Thank you to John Nicholson for contacting me. I had mistakenly put Demery in New Orleans instead of Shreveport. That put them deeper into Lousiana.

Murder Chose Me spoilers below this line.

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Murder Chose Me Part Two: Demery and Me: His mother and the sister that raised me.

Like Barbara Sue, my sister’s second husband  (#2) didn’t get along with her kids from her first marriage. Like Barbara Sue, she left her two young children and traveled with #2. Like Barbara Sue, #2 was 20 years older. Like Barbara Sue, it was a volatile relationship.  Like Barbara Sue, he accused her of cheating.  He didn’t beat my sister up, but he was physical and would kick her out. Shortly before she died we had started a website to have a dialogue about women finding themselves pregnant, broke and on the street. I make jewelry and when I go to a craft show I take along angel earrings and necklaces. The proceeds go to purchasing basic supplies for women in any shelter.

Unlike Barbara Sue, my sister was fortunate and was eventually able to leave for good.

My sister’s son is a police officer.

In 1980 I was a volunteer at a women’s shelter, I saw things that made me want to shoot someone. A woman was made to stand on a hot plate. Her feet were a burned mess. Her husband kept her there by holding their son over a pot of boiling water. You are thinking prison, right?  Nope. He pleaded down to simple assault paid a $35 fine and spent a total of 30 days in the county jail. It wasn’t against the law to injure your wife or child. If the couple wasn’t married punishment was basically non-existent a woman living in sin had even less value. There were no black women in that shelter. That was the 1980’s!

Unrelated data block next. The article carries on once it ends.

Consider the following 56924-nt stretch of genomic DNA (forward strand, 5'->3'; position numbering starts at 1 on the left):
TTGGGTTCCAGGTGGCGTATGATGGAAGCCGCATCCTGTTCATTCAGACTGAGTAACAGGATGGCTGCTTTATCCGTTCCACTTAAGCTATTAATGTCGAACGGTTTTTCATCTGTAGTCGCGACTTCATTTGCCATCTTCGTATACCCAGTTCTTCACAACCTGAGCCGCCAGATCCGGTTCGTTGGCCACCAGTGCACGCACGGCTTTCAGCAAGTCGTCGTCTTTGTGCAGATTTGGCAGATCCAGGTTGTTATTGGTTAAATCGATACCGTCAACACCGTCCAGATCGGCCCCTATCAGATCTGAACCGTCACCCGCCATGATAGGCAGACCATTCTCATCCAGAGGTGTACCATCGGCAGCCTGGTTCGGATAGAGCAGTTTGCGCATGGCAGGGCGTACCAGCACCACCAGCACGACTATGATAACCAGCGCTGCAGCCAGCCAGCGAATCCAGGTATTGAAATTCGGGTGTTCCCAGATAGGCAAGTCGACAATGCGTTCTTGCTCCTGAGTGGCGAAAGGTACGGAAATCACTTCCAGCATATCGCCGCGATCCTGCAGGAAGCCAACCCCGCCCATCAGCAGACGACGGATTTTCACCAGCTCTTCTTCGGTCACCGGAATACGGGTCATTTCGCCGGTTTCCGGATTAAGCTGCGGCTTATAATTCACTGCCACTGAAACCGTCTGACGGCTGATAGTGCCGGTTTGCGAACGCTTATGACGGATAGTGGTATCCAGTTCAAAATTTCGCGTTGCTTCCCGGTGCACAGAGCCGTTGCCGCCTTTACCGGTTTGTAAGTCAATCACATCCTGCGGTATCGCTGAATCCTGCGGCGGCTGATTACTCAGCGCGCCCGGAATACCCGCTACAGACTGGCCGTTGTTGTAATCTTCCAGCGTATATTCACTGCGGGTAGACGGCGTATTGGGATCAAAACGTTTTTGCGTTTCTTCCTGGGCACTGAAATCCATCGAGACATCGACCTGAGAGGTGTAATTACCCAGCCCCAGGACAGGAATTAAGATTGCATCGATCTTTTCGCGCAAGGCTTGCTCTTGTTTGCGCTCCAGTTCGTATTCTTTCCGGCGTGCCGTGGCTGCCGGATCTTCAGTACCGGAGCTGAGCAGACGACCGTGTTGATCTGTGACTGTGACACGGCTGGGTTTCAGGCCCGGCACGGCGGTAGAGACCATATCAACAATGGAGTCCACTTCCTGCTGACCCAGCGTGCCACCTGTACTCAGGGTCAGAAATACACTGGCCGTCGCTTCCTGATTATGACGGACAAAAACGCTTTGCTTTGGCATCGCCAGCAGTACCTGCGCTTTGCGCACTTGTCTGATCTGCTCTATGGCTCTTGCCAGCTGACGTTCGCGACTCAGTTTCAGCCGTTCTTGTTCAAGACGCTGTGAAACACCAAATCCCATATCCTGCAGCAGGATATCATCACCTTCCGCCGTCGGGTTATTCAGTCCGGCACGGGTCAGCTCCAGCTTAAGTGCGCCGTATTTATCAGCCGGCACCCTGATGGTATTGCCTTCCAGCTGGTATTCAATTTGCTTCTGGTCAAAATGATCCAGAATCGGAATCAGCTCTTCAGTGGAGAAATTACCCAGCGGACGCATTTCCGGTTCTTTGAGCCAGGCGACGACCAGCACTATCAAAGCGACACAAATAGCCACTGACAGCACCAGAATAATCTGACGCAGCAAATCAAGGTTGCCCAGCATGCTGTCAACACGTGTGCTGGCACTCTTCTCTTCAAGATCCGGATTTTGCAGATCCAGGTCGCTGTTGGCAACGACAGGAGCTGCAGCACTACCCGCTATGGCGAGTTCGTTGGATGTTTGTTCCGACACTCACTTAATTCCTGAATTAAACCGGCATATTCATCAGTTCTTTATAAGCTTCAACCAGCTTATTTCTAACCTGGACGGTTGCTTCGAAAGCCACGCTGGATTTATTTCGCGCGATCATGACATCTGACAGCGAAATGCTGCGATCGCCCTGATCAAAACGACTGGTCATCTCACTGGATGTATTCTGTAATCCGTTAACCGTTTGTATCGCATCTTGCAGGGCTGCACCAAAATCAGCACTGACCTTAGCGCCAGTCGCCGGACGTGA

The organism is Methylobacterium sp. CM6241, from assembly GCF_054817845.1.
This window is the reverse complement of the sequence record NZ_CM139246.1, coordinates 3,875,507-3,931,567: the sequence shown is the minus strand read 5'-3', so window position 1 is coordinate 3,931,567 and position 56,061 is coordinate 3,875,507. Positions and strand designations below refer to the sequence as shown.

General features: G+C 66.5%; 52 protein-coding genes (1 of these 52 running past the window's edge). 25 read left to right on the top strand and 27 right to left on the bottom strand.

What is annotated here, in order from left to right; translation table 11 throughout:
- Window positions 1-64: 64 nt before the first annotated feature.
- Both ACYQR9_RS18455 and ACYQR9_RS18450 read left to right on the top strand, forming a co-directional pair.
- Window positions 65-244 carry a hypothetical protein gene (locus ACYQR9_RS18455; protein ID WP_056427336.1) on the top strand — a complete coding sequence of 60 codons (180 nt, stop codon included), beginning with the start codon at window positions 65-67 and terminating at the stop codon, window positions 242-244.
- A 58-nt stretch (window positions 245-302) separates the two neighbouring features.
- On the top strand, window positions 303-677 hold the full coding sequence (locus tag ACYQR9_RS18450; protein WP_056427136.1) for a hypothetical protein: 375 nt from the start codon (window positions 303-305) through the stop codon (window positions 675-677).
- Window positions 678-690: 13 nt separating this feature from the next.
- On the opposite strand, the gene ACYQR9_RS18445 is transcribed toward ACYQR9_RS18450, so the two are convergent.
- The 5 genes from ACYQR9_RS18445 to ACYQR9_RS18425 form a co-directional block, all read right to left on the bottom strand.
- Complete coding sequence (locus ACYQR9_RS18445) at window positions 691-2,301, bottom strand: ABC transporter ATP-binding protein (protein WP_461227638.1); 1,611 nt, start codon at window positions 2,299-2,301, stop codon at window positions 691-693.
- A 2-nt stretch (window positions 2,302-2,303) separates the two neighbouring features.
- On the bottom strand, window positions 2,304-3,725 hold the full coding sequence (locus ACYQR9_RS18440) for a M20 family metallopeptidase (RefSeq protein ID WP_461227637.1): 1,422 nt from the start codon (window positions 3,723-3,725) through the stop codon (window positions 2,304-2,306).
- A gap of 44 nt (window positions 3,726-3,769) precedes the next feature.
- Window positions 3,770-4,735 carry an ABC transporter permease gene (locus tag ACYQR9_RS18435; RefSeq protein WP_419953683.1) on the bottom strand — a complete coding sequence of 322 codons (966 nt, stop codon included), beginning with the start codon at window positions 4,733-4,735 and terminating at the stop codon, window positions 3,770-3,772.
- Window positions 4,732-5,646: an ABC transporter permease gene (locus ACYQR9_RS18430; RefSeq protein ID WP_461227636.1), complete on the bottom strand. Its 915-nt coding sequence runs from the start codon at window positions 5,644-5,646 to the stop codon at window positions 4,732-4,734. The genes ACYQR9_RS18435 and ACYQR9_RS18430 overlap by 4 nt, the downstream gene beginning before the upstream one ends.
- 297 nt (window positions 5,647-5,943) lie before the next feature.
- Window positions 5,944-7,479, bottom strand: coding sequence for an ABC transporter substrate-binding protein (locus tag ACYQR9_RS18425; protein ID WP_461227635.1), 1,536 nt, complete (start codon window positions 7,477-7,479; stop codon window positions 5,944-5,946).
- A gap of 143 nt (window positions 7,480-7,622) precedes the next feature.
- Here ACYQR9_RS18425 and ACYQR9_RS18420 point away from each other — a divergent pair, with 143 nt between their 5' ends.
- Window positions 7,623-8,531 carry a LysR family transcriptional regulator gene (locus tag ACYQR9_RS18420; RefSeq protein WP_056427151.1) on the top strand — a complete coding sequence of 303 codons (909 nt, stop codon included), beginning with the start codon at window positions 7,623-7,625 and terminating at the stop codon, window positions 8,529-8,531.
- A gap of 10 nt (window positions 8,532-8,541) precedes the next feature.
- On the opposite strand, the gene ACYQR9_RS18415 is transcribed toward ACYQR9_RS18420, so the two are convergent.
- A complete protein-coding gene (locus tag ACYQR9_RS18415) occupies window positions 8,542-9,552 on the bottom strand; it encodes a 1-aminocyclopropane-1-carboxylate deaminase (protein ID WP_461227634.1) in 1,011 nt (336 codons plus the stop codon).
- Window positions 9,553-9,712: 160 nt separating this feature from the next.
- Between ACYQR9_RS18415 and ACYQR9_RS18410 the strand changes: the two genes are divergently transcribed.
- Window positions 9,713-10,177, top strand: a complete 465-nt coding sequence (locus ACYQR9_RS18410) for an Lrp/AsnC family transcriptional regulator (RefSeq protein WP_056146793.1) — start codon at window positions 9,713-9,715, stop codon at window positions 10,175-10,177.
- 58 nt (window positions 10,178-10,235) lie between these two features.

How is my 1980 relevant to Barbara Sue’s murder in 1969? If a woman could be raped and beaten by her husband with little or no consequence in 1980, think what it was like in 1969. The laws said that a man couldn’t rape his wife he was entitled to have sex with her. A few landmark cases finally got that changed.

It has only been in the recent past that it has been against the law to kill women and children.

SPOILER for Murder Chose Me

Demery had been told his mother was killed during a robbery attempt. It was an unsolved murder. He decided, as you would expect, to solve his mother’s murder.  He found out his mother had actually been shot to death by her husband. Demery was hit slap in the face with the kind of racism that we can hardly believe today. 

Barbara Sue’s husband gunned her down, emptied a gun in her and no one cared! His trial was a formality. 

Somewhere in the back of my mind, I remember a comment someone made a long time ago about blacks and justice. “Shoot a nigger? You get into more trouble for shooting your dog.” That was back during the being of the race demonstrations when people like me noticed “separate but equal” was bull.